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Jez Humble is a principal consultant with ThoughtWorks and co-author of Continuous Delivery (Addison Wesley, 2010). He has been fascinated by computers and electronics since getting his first ZX Spectrum aged 11, and spent several years hacking on Acorn machines in 6502 and ARM assembler and BASIC until he was old enough to get a proper job. He got into IT in 2000, just in time for the dot com bust. Since then he has worked as a developer, system administrator, trainer, consultant, manager, and speaker. Jez has posted 13 posts at DZone. You can read more from them at their website. View Full User Profile

Continuous Deployment and PCI-DSS at Etsy

07.15.2012
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At DevOpsDays Mountain View I was lucky enough to get some time with Michael Rembetsy, Director of Engineering and Operations at Etsy, which manages to be PCI-DSS compliant while practicing continuous deployment. In this short interview, he describes how they do it.



Here are some of the key points from the interview:

  • Etsy deploy to production 25-50 times a day;
  • They built a new, segmented PCI-DSS compliant environment for their payment systems – “we built a whole separate Etsy, essentially”;
  • Segregation of duties doesn’t mean people can’t talk to each other. In fact, collaboration is an essential element of effective risk management. So everybody in the PCI environment still follows devops principles – there’s no physical separation of the teams, and Etsy have hired more people into the various roles (dev, sysadmin, dba, manager, networking) to facilitate collaboration;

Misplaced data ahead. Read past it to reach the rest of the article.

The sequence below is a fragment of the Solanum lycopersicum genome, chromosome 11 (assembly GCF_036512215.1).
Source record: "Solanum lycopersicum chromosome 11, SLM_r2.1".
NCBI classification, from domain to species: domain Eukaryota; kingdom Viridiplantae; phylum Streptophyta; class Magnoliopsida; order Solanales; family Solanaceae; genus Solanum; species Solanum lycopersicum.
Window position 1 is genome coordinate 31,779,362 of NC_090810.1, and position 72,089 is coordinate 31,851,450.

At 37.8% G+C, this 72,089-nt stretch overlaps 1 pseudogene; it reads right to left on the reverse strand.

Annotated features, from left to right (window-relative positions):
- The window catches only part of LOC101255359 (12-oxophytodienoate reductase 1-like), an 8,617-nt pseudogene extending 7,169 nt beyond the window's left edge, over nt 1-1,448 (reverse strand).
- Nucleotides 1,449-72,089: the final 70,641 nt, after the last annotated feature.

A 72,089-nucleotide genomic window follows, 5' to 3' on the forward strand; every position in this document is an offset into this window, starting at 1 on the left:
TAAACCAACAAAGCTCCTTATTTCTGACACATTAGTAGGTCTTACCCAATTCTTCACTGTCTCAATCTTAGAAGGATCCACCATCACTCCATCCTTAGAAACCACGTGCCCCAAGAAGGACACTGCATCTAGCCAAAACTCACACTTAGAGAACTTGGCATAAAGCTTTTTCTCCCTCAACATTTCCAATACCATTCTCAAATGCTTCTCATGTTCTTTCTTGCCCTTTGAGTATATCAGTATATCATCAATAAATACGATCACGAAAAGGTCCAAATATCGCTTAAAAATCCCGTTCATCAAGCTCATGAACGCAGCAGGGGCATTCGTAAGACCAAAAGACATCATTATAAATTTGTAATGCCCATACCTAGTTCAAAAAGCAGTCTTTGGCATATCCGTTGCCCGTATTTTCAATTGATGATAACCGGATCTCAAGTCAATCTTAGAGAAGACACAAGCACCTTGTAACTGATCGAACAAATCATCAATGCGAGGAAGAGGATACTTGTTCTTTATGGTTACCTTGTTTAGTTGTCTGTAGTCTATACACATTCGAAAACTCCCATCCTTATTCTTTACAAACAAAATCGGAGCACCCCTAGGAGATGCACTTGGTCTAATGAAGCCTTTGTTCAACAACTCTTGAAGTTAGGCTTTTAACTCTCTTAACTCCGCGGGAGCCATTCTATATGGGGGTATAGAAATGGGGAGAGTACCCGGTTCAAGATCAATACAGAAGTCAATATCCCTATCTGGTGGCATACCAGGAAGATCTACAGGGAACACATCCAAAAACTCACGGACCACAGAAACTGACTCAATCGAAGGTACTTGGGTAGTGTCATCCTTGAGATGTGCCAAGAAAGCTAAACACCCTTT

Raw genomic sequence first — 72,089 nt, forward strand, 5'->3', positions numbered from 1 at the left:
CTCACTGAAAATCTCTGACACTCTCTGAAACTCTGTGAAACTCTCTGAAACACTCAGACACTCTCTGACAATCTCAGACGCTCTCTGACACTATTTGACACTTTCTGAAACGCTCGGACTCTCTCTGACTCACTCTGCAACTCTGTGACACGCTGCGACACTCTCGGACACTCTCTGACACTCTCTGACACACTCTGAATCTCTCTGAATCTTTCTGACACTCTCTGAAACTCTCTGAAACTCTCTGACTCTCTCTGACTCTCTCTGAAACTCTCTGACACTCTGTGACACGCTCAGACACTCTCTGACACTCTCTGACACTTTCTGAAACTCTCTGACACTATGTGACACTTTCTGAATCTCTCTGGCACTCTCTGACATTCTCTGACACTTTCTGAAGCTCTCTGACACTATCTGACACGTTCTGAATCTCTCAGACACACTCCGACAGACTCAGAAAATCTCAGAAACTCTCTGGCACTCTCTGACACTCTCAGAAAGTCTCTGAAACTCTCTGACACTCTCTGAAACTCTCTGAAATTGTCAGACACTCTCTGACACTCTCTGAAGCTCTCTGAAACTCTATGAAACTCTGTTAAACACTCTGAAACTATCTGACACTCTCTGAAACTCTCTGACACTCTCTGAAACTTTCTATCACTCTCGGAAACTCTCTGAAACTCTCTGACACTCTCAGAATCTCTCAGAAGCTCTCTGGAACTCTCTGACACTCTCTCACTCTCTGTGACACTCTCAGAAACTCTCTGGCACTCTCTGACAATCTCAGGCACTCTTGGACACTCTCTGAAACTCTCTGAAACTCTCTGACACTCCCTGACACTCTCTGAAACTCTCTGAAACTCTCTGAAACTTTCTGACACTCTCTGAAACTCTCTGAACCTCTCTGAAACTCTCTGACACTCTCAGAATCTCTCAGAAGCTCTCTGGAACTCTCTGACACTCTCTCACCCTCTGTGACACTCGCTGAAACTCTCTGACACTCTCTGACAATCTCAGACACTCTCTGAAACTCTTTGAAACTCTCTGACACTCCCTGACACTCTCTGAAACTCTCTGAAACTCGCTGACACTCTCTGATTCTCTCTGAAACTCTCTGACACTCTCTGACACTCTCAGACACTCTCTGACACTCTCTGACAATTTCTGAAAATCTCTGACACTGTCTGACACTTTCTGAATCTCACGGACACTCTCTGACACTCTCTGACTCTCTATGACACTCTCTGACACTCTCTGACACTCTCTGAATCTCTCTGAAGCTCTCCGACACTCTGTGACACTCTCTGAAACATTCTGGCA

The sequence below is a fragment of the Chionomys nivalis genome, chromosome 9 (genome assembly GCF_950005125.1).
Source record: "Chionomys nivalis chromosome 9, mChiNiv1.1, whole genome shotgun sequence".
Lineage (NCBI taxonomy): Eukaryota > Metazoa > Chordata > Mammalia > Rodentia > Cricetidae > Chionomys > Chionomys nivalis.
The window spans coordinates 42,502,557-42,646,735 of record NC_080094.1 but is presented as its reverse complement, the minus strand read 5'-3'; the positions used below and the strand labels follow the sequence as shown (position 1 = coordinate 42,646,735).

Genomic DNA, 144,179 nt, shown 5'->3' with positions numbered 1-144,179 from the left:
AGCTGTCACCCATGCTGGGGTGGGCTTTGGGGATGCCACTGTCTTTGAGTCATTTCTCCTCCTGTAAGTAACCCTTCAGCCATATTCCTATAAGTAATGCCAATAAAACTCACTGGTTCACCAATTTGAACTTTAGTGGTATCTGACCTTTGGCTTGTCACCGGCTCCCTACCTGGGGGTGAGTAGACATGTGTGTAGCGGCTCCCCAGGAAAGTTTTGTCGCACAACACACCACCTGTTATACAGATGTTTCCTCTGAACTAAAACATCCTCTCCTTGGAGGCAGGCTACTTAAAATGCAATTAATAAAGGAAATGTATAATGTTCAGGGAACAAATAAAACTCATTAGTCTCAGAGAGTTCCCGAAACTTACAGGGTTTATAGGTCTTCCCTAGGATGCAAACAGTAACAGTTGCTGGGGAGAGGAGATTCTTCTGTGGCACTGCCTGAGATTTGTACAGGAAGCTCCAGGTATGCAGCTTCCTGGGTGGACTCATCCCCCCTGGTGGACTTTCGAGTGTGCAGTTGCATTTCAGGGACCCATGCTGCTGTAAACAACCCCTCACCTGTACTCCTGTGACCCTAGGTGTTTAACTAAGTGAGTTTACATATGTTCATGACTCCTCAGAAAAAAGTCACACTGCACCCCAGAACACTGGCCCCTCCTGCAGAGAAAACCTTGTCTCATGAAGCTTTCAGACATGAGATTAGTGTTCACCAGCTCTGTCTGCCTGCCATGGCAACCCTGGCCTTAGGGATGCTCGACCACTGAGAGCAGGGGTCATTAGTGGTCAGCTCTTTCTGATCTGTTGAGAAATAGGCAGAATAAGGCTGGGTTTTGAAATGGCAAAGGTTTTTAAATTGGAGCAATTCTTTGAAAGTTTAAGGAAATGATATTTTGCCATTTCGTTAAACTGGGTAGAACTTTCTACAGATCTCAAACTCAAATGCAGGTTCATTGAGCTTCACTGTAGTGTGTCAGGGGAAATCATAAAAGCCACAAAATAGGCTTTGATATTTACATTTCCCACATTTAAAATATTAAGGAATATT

• In the payments environment they “still have to follow the rules: a developer still doesn’t have access to a production database”, but they’ll have dbas working alongside them who they can ask for help, and graphs showing metrics from the database;
  • They use a similar deployment process in their PCI environment to their non-PCI environment, but it includes much more logging on who did what when, and they have roles for QA pusher and production pusher;
  • Developers can run most of the test framework in their PCI development environment, and they have access to production logs via Splunk in read only mode;
  • They have a ticketing system that all changes have to go through, but they can push out a change from dev to production in less than an hour if necessary with their normal, non-emergency change management process;
  • Final words of advice: “Make sure that the team is on board and realizes that yes, there’s going to be some constraints, but … if you all work together you’re going to be able to continuously deliver the product that you want even into a secure environment.”
Published at DZone with permission of its author, Jez Humble. (source)

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